Your Guide to Facebook Marketplace Selling Fees

Facebook Marketplace boasts 1 billion monthly active users, making it one of the most active online shopping platforms out there. And while it can be used by both individuals and businesses, it can still be a profitable avenue for selling products.

However, as with most ecommerce platforms, there are fees associated with selling products. To determine whether a platform is going to be profitable for your business, it’s important to understand what fees you might encounter so you can incorporate them into your expenses.

Throughout this guide, we’ll talk more about using Facebook Marketplace for selling products as well as what fees you need to keep in mind.

Your Guide to Facebook Marketplace Selling Fees:

What is Facebook Marketplace?

Facebook Marketplace is a buying and selling marketplace available for Facebook users. It launched back in 2016 as a Craigslist and eBay alternative for buying and selling used goods. 

However, many businesses, especially those selling handmade goods, take advantage of Facebook Marketplace as yet another avenue for promoting and selling their products.

Any Facebook user can get access to the Marketplace. Simply log into your Facebook account and find Marketplace from the left-hand sidebar on desktop or the hamburger menu on mobile. You can also just type into your browser.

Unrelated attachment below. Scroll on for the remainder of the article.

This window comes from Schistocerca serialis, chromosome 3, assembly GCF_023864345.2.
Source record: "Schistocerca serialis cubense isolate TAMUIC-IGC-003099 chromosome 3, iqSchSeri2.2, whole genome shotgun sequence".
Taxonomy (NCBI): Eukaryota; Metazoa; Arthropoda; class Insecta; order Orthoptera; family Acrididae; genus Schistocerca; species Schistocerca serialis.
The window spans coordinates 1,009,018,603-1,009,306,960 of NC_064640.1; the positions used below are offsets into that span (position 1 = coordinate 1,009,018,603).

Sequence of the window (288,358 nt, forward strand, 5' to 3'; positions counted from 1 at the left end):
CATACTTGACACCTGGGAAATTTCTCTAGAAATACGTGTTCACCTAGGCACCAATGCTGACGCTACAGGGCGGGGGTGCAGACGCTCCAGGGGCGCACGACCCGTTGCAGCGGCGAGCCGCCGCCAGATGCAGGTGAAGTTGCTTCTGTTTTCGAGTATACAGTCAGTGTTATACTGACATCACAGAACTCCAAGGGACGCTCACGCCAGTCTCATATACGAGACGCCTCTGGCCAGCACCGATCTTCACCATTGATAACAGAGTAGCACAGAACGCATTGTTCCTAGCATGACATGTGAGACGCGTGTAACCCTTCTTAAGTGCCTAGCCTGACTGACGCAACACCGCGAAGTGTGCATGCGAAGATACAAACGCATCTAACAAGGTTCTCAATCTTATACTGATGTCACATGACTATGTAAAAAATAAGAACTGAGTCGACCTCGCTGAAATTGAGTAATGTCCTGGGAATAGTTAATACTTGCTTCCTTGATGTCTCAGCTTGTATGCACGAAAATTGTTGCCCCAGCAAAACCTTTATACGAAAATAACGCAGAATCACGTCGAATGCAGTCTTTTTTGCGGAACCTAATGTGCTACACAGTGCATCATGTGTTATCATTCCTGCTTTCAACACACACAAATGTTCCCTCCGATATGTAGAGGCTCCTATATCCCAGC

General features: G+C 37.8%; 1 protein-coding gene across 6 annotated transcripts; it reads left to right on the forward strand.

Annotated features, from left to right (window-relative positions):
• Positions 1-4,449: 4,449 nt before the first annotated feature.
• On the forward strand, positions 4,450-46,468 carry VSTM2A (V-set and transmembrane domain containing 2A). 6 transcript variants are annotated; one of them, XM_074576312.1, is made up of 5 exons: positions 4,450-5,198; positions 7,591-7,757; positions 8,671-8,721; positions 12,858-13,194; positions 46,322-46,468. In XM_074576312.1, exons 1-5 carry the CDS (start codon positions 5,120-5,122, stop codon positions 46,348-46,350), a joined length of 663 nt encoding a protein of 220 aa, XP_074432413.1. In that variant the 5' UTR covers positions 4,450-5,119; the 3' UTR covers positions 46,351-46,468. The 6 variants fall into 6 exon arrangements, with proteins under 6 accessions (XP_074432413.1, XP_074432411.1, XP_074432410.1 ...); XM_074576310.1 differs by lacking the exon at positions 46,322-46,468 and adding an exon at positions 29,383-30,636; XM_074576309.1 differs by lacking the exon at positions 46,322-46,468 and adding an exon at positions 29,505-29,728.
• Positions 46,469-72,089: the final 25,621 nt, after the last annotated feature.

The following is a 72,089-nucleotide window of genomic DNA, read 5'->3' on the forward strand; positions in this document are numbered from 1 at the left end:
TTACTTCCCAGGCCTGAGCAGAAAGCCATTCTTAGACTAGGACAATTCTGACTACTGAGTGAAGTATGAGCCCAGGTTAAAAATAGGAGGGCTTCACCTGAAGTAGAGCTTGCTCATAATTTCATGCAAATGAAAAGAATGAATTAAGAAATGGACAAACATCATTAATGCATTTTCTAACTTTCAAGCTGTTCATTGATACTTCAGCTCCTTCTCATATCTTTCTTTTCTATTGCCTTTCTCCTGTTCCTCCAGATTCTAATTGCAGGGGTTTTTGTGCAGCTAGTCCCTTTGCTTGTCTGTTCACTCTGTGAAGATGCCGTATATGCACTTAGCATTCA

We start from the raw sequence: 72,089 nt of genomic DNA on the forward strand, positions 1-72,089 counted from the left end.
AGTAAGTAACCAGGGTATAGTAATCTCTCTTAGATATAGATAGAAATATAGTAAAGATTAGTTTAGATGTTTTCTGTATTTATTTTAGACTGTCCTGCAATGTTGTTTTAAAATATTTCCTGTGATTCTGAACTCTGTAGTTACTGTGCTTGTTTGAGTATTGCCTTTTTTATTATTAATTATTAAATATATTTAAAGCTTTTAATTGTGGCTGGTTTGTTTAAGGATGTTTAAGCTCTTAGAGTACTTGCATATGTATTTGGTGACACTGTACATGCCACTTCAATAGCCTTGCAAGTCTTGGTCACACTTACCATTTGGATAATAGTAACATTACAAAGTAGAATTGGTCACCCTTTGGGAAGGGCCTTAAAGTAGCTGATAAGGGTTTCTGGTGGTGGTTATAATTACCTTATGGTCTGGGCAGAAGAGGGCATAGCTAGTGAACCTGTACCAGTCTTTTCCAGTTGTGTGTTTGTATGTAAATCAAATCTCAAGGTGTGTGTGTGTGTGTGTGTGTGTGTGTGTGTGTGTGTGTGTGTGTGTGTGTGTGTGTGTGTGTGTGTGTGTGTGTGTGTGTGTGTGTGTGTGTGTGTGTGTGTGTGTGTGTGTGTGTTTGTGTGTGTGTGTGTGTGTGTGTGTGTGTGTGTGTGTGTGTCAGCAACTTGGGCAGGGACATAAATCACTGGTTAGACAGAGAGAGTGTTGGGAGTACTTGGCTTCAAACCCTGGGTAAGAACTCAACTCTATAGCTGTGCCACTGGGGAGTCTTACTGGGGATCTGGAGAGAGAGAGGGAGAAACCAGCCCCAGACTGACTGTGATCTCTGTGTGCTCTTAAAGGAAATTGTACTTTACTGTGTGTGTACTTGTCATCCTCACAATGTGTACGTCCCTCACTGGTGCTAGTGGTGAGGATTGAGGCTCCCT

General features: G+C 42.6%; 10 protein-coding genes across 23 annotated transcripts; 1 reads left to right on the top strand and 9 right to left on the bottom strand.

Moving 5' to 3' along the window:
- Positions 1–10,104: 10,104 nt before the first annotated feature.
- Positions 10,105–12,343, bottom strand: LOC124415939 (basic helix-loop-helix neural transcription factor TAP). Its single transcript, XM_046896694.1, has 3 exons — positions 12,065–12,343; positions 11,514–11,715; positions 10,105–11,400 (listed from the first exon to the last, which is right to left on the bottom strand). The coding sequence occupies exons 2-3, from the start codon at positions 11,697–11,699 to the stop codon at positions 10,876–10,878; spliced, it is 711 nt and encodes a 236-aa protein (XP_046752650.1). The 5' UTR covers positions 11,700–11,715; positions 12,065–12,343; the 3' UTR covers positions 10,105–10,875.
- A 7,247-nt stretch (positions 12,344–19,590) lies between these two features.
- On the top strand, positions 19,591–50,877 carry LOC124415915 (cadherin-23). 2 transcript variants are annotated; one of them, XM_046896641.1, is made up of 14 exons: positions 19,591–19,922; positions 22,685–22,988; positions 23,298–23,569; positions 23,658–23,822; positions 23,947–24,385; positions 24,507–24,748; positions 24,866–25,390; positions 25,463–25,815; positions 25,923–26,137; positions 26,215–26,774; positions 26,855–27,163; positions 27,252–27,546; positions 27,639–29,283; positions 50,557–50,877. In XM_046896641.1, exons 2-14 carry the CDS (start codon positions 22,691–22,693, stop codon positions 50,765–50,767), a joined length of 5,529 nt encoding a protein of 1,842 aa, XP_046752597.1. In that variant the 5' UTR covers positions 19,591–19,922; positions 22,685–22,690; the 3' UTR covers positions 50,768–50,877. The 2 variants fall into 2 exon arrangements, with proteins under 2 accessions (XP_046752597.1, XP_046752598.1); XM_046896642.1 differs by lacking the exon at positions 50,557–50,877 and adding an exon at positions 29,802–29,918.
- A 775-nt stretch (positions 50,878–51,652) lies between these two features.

How Does Facebook Marketplace Work?

Facebook Marketplace is an extremely simple online selling platform—but it does require the seller to be quite hands-on. 

You need to monitor your listings, especially if you only offer local pickup/delivery, so that you can be available to message interested buyers. If you do set up shipping, you’ll simply need to keep an eye out for when you receive an order so you can get it in the mail.

But let’s get back to the basics of how Facebook Marketplace works. First, you need to create a listing. You can list a single product or choose to create multiple listings at once. Just head to Marketplace, then click the Create new listing button.

Facebook Marketplace settings

If you choose to create multiple listings at once, you can do so manually or by uploading a spreadsheet. They’ll make it easy for you by providing a spreadsheet template for you to upload. 

The fields supported are:

  • Title: This is required. Must be plain text up to 150 characters.
  • Price: This is required. Must be a number.